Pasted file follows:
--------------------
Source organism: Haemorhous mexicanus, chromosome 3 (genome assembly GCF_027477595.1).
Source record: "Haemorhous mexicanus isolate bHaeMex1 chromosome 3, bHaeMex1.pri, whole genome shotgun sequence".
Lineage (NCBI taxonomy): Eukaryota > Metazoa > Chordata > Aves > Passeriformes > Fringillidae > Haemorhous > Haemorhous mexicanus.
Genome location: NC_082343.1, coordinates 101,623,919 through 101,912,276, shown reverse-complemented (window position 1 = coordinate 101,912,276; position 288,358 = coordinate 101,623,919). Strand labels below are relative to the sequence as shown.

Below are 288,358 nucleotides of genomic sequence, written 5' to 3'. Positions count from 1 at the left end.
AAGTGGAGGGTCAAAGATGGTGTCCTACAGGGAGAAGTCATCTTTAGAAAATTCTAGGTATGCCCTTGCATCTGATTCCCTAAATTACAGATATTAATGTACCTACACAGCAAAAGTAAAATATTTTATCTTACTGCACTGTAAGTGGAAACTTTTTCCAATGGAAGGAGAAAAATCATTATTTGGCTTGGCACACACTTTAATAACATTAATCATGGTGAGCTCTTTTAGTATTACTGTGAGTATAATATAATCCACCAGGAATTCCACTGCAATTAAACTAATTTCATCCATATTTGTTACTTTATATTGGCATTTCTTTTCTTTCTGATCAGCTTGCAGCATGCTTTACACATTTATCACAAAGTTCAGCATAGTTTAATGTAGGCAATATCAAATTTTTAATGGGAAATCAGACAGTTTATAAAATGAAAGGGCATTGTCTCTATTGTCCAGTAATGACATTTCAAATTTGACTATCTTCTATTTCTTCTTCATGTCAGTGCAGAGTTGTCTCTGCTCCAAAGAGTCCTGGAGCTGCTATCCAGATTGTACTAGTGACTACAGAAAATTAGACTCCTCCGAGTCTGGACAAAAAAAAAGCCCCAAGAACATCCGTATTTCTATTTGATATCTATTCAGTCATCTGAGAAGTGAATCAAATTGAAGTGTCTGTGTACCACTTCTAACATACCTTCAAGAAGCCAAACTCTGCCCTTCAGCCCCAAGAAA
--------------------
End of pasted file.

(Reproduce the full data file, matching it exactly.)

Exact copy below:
Source organism: Haemorhous mexicanus, chromosome 3 (genome assembly GCF_027477595.1).
Source record: "Haemorhous mexicanus isolate bHaeMex1 chromosome 3, bHaeMex1.pri, whole genome shotgun sequence".
Lineage (NCBI taxonomy): Eukaryota > Metazoa > Chordata > Aves > Passeriformes > Fringillidae > Haemorhous > Haemorhous mexicanus.
Genome location: NC_082343.1, coordinates 101,623,919 through 101,912,276, shown reverse-complemented (window position 1 = coordinate 101,912,276; position 288,358 = coordinate 101,623,919). Strand labels below are relative to the sequence as shown.

Below are 288,358 nucleotides of genomic sequence, written 5' to 3'. Positions count from 1 at the left end.
AAGTGGAGGGTCAAAGATGGTGTCCTACAGGGAGAAGTCATCTTTAGAAAATTCTAGGTATGCCCTTGCATCTGATTCCCTAAATTACAGATATTAATGTACCTACACAGCAAAAGTAAAATATTTTATCTTACTGCACTGTAAGTGGAAACTTTTTCCAATGGAAGGAGAAAAATCATTATTTGGCTTGGCACACACTTTAATAACATTAATCATGGTGAGCTCTTTTAGTATTACTGTGAGTATAATATAATCCACCAGGAATTCCACTGCAATTAAACTAATTTCATCCATATTTGTTACTTTATATTGGCATTTCTTTTCTTTCTGATCAGCTTGCAGCATGCTTTACACATTTATCACAAAGTTCAGCATAGTTTAATGTAGGCAATATCAAATTTTTAATGGGAAATCAGACAGTTTATAAAATGAAAGGGCATTGTCTCTATTGTCCAGTAATGACATTTCAAATTTGACTATCTTCTATTTCTTCTTCATGTCAGTGCAGAGTTGTCTCTGCTCCAAAGAGTCCTGGAGCTGCTATCCAGATTGTACTAGTGACTACAGAAAATTAGACTCCTCCGAGTCTGGACAAAAAAAAAGCCCCAAGAACATCCGTATTTCTATTTGATATCTATTCAGTCATCTGAGAAGTGAATCAAATTGAAGTGTCTGTGTACCACTTCTAACATACCTTCAAGAAGCCAAACTCTGCCCTTCAGCCCCAAGAAA